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Section 4.7 : The Mean Value Theorem

6. Show that \(f\left( x \right) = {x^3} - 7{x^2} + 25x + 8\) has exactly one real root.

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Hint : Can you use the Intermediate Value Theorem to prove that it has at least one real root?
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First let’s note that \(f\left( 0 \right) = 8\). If we could find a function value that was negative the Intermediate Value Theorem (which can be used here because the function is continuous everywhere) would tell us that the function would have to be zero somewhere. In other words, there would have to be at least one real root.

Because the largest power of \(x\) is 3 it looks like if we let \(x\) be large enough and negative the function should also be negative. All we need to do is start plugging in negative \(x\)’s until we find one that works. In fact, we don’t even need to do much : \(f\left( { - 1} \right) = - 25\).

So, we can see that \( - 25 = f\left( { - 1} \right) < 0 < f\left( 0 \right) = 8\) and so by the Intermediate Value Theorem the function must be zero somewhere in the interval \(\left( { - 1,0} \right)\). The interval itself is not important. What is important is that we have at least one real root.

Hint : What would happen if there were more than one real root?
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Next, let’s assume that there is more than one real root. Assuming this means that there must be two numbers, say \(a\) and \(b\), so that,

\[f\left( a \right) = f\left( b \right) = 0\]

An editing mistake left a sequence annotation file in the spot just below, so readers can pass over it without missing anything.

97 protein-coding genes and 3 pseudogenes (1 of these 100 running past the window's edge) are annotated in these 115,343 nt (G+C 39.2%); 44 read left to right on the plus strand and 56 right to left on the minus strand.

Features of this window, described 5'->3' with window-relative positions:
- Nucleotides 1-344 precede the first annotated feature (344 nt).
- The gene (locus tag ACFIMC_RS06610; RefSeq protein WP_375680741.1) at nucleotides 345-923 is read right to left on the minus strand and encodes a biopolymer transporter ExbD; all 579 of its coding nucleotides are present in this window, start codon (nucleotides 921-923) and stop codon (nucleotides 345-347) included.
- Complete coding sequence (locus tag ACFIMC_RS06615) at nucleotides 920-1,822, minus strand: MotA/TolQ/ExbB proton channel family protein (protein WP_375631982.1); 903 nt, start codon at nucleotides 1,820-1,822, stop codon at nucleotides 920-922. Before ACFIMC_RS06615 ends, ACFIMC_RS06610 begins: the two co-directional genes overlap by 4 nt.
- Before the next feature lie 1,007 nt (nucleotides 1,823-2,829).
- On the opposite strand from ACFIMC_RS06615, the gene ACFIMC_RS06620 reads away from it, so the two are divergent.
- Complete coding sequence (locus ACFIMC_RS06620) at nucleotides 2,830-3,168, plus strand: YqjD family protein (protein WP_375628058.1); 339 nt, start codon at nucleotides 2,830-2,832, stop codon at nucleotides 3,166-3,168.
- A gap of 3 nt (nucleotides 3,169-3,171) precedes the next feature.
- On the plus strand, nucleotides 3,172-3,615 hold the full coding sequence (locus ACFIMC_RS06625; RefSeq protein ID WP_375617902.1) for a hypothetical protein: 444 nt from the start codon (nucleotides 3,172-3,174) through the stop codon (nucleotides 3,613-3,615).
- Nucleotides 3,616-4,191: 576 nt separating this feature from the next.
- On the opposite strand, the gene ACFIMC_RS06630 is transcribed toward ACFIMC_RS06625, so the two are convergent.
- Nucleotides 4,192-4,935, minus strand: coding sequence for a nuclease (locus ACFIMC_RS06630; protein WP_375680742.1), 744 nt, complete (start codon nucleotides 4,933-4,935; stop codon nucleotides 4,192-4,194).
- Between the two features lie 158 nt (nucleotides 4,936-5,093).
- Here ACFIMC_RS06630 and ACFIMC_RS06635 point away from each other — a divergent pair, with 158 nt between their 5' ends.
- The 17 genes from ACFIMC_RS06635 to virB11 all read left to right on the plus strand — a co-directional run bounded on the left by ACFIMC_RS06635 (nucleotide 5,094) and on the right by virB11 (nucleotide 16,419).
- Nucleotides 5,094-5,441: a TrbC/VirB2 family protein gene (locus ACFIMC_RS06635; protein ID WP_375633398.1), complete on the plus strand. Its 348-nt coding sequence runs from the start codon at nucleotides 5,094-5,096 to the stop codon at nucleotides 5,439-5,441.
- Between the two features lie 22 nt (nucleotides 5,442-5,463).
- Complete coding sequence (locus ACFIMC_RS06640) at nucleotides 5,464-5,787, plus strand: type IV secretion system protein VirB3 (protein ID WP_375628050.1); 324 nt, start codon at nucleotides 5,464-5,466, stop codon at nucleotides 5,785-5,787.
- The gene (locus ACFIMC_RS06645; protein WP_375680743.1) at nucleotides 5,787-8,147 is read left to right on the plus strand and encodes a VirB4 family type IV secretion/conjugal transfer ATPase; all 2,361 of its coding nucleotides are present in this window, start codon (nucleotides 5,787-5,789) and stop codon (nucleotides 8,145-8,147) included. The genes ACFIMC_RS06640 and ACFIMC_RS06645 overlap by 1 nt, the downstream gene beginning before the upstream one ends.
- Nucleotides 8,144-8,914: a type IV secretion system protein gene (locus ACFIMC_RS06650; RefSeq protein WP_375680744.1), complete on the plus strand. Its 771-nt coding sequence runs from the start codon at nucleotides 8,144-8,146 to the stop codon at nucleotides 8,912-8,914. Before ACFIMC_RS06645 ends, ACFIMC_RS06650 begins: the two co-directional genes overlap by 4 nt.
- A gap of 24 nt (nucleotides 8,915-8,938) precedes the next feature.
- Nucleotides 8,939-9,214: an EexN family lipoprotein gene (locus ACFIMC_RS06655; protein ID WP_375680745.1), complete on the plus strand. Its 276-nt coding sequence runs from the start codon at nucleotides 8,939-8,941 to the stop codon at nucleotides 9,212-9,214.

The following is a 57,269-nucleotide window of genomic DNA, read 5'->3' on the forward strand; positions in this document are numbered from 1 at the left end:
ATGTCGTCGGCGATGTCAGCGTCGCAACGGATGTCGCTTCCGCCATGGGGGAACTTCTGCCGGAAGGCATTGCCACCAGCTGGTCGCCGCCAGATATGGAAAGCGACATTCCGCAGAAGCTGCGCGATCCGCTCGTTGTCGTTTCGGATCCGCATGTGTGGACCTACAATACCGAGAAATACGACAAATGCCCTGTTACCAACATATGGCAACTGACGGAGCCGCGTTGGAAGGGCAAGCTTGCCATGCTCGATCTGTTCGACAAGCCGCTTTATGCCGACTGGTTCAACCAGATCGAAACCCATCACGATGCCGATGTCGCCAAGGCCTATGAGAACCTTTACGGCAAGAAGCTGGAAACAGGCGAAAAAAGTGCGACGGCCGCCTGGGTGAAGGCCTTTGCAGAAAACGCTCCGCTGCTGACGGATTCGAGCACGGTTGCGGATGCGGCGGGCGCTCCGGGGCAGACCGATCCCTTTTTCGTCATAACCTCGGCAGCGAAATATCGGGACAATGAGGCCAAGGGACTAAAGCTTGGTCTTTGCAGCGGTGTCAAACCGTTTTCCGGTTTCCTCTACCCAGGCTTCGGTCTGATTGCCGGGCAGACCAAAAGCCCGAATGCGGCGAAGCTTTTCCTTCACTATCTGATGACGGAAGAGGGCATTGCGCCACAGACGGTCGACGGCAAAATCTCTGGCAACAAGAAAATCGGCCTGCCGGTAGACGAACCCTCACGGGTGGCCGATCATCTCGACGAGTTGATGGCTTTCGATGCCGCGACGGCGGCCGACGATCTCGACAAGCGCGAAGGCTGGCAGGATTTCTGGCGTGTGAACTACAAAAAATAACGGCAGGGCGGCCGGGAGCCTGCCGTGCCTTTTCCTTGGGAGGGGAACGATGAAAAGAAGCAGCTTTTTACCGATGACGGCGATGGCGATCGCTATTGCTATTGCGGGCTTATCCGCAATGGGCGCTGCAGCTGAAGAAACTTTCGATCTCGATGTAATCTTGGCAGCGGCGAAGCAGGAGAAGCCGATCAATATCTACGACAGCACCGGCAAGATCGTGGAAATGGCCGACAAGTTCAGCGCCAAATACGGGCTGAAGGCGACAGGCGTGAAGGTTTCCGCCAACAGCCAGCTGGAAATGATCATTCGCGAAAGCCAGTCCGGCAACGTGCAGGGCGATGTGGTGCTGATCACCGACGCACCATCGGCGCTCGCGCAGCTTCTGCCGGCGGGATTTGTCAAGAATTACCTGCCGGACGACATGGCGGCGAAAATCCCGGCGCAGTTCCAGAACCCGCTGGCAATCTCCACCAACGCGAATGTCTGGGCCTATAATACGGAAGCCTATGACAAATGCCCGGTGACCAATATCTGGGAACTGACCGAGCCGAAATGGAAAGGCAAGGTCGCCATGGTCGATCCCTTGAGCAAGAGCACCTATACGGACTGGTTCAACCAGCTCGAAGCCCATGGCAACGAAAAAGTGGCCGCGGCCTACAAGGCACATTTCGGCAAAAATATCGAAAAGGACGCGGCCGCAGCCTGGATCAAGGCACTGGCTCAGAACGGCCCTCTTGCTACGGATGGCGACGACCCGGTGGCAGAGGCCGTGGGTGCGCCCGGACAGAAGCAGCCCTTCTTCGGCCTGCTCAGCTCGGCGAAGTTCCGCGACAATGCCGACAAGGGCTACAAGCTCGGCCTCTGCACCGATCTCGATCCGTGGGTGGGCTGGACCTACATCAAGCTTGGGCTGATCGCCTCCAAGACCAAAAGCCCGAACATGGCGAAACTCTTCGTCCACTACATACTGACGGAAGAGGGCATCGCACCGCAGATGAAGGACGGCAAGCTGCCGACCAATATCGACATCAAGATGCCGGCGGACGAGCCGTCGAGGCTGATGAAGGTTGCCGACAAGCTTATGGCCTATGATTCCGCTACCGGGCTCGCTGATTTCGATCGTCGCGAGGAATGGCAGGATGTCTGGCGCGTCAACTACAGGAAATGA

Next, because \(f\left( x \right)\) is a polynomial it is continuous and differentiable everywhere and so we could use Rolle’s Theorem to see that there must be a real value, \(c\), so that,

\[f'\left( c \right) = 0\]

Note that Rolle’s Theorem tells us that \(c\) must be between \(a\) and \(b\). Since both of these are real values then \(c\) must also be real.

Hint : Is that possible?
Show Step 3

Because \(f\left( x \right)\) is a polynomial it is easy enough to see if such a \(c\) exists.

\[f'\left( x \right) = 3{x^2} - 14x + 25\hspace{0.5in} \to \hspace{0.5in}3{c^2} - 14c + 25 = 0\hspace{0.5in} \to \hspace{0.5in}c = \frac{{7 \pm \sqrt {26} \,i}}{3}\]

So, we can see that in fact the only two places where the derivative is zero are complex numbers and so are not real numbers. Therefore, it is not possible for there to be more than one real root.

From Step 1 we know that there is at least one real root and we’ve just proven that we can’t have more than one real root. Therefore, there must be exactly one real root.